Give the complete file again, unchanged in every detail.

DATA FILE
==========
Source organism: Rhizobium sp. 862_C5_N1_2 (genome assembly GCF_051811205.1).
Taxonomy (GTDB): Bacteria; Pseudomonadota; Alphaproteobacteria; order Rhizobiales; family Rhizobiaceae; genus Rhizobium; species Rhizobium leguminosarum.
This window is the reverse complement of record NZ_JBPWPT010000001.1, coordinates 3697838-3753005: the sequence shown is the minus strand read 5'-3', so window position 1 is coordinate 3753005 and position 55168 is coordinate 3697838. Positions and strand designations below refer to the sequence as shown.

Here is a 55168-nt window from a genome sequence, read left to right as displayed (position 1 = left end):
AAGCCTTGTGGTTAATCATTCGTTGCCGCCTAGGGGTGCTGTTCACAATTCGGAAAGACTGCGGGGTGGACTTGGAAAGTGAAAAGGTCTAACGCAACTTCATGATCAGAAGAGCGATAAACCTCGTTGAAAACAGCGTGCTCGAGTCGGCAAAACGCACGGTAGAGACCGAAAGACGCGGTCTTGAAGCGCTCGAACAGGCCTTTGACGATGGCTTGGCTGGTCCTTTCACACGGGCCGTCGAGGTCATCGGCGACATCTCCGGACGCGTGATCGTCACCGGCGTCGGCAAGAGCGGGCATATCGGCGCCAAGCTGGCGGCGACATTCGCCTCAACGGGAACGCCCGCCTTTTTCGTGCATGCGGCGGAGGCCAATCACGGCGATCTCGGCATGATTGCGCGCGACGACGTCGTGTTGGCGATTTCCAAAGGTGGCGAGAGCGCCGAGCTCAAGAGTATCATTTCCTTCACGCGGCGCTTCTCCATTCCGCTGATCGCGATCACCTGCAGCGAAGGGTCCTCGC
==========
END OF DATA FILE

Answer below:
Source organism: Rhizobium sp. 862_C5_N1_2 (genome assembly GCF_051811205.1).
Taxonomy (GTDB): Bacteria; Pseudomonadota; Alphaproteobacteria; order Rhizobiales; family Rhizobiaceae; genus Rhizobium; species Rhizobium leguminosarum.
This window is the reverse complement of record NZ_JBPWPT010000001.1, coordinates 3697838-3753005: the sequence shown is the minus strand read 5'-3', so window position 1 is coordinate 3753005 and position 55168 is coordinate 3697838. Positions and strand designations below refer to the sequence as shown.

Here is a 55168-nt window from a genome sequence, read left to right as displayed (position 1 = left end):
AAGCCTTGTGGTTAATCATTCGTTGCCGCCTAGGGGTGCTGTTCACAATTCGGAAAGACTGCGGGGTGGACTTGGAAAGTGAAAAGGTCTAACGCAACTTCATGATCAGAAGAGCGATAAACCTCGTTGAAAACAGCGTGCTCGAGTCGGCAAAACGCACGGTAGAGACCGAAAGACGCGGTCTTGAAGCGCTCGAACAGGCCTTTGACGATGGCTTGGCTGGTCCTTTCACACGGGCCGTCGAGGTCATCGGCGACATCTCCGGACGCGTGATCGTCACCGGCGTCGGCAAGAGCGGGCATATCGGCGCCAAGCTGGCGGCGACATTCGCCTCAACGGGAACGCCCGCCTTTTTCGTGCATGCGGCGGAGGCCAATCACGGCGATCTCGGCATGATTGCGCGCGACGACGTCGTGTTGGCGATTTCCAAAGGTGGCGAGAGCGCCGAGCTCAAGAGTATCATTTCCTTCACGCGGCGCTTCTCCATTCCGCTGATCGCGATCACCTGCAGCGAAGGGTCCTCGC